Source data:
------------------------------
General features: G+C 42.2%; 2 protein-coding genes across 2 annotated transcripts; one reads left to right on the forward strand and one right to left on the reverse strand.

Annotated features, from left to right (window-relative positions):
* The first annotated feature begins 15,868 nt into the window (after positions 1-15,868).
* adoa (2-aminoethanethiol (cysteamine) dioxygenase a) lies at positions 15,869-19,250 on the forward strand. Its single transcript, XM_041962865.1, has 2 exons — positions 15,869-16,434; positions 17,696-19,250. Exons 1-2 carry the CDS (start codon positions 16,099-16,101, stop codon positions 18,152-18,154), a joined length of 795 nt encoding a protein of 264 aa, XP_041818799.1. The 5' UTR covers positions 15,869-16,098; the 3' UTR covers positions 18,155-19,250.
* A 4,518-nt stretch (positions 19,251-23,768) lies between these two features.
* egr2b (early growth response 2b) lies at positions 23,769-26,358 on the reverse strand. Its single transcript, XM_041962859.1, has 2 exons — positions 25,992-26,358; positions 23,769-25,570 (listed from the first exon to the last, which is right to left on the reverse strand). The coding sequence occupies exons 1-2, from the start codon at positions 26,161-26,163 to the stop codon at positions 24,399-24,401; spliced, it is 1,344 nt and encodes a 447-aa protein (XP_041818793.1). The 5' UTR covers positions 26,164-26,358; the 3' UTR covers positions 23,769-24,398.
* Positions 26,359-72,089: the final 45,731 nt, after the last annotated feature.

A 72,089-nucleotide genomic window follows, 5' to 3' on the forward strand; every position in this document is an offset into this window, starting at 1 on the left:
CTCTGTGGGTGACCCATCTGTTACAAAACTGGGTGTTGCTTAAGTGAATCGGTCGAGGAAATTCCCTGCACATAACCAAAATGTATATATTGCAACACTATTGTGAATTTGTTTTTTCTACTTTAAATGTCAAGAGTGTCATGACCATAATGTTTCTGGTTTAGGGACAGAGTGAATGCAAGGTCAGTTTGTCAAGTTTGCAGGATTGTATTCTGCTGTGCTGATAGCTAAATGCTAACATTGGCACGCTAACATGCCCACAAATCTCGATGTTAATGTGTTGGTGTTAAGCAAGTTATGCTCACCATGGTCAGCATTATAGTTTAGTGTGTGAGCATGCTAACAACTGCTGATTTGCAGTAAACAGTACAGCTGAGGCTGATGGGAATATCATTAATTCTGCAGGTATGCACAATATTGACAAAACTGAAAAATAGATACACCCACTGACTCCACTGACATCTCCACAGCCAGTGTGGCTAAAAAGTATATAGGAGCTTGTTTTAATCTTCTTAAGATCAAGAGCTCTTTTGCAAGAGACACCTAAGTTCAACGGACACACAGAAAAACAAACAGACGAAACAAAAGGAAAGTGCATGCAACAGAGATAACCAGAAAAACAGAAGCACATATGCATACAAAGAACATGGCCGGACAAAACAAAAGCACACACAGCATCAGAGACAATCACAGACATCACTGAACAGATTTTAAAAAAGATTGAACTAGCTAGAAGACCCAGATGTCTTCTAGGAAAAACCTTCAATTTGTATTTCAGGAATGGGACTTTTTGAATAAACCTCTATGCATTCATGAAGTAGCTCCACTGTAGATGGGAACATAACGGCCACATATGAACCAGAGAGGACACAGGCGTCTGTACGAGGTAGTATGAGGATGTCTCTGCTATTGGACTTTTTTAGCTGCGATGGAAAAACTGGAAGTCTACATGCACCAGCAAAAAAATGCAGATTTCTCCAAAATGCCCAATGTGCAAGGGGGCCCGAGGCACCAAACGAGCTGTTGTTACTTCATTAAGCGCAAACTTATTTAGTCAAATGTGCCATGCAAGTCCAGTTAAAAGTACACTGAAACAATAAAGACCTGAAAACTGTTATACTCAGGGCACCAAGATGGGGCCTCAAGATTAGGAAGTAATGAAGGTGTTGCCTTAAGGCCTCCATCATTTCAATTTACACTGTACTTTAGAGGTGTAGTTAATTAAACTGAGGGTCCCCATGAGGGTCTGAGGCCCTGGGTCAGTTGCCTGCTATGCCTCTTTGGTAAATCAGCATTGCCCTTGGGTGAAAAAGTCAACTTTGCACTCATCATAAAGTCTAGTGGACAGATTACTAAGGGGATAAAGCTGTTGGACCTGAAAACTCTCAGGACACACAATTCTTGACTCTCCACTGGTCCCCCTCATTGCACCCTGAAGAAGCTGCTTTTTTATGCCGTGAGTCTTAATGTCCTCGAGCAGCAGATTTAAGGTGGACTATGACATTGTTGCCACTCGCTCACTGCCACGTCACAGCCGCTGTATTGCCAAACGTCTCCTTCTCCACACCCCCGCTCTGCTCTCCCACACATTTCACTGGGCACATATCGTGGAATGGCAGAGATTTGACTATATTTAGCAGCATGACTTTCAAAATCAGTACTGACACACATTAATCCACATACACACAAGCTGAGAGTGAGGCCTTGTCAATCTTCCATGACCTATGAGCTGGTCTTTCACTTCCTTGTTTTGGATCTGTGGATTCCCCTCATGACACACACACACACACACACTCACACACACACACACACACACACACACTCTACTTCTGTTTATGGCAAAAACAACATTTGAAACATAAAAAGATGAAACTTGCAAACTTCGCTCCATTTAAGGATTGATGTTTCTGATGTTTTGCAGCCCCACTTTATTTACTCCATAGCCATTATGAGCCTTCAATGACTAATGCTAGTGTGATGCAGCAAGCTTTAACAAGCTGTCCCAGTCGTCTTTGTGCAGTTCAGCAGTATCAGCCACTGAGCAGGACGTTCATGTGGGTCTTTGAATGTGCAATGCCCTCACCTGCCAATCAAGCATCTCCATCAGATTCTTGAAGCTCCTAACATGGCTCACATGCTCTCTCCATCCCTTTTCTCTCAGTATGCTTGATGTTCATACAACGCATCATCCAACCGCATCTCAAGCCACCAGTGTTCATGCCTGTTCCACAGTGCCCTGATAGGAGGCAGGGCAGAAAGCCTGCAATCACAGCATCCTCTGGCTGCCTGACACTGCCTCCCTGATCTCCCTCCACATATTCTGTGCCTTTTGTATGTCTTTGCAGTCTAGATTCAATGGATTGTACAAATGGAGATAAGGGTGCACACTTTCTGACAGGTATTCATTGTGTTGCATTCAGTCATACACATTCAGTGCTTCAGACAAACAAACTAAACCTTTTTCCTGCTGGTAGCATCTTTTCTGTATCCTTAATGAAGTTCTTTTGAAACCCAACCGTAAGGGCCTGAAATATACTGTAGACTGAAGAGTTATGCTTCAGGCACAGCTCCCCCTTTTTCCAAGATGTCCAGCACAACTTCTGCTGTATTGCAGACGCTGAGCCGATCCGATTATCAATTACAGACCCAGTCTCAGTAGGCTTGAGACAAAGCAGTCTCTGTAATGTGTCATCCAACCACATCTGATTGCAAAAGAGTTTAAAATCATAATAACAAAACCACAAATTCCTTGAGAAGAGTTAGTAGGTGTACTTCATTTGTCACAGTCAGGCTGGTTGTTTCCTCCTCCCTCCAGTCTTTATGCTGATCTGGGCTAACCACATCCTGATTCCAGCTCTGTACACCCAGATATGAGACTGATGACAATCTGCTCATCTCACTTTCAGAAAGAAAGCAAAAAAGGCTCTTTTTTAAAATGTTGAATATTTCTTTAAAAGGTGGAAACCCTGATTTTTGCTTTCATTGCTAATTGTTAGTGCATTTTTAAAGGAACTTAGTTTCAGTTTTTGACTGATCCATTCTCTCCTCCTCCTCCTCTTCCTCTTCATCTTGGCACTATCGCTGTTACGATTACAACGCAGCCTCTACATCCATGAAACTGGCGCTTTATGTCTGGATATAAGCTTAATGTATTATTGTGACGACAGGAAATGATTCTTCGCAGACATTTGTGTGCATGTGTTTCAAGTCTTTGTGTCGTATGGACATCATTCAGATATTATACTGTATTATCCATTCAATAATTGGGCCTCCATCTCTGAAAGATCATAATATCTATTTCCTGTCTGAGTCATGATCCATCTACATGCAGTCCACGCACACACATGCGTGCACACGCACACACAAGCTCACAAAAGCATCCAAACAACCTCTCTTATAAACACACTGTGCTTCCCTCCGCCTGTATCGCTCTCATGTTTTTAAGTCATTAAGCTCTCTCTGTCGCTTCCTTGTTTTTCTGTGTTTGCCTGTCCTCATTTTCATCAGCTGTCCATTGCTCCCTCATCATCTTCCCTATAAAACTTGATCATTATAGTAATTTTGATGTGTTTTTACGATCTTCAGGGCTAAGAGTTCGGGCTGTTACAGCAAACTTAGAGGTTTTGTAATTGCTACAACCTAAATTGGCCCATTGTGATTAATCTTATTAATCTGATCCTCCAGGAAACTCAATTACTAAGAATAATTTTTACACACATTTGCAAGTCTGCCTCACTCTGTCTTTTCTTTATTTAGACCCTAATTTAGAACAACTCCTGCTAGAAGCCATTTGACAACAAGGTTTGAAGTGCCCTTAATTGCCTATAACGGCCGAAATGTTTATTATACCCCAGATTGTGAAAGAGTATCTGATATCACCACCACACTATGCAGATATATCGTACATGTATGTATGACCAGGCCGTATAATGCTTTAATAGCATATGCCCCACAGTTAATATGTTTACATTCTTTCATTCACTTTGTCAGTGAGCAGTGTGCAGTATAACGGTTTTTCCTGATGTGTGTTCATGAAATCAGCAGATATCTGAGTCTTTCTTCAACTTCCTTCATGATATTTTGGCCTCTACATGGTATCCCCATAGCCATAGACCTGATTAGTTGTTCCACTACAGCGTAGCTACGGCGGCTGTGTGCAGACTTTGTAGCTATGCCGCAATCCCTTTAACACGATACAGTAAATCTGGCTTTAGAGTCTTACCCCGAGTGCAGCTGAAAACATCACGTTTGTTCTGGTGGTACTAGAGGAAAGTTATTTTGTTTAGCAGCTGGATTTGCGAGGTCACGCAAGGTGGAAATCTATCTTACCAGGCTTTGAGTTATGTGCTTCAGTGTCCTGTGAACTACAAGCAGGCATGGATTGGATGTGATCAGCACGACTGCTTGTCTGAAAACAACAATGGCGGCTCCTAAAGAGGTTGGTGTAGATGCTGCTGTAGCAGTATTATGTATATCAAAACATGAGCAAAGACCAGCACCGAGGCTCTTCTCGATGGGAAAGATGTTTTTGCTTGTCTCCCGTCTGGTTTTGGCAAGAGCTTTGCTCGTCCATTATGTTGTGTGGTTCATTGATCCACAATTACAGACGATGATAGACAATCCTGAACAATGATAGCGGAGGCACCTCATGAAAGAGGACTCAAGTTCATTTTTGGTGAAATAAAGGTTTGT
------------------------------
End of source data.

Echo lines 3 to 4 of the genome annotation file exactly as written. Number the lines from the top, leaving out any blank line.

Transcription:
* The first annotated feature begins 15,868 nt into the window (after positions 1-15,868).
* adoa (2-aminoethanethiol (cysteamine) dioxygenase a) lies at positions 15,869-19,250 on the forward strand. Its single transcript, XM_041962865.1, has 2 exons — positions 15,869-16,434; positions 17,696-19,250. Exons 1-2 carry the CDS (start codon positions 16,099-16,101, stop codon positions 18,152-18,154), a joined length of 795 nt encoding a protein of 264 aa, XP_041818799.1. The 5' UTR covers positions 15,869-16,098; the 3' UTR covers positions 18,155-19,250.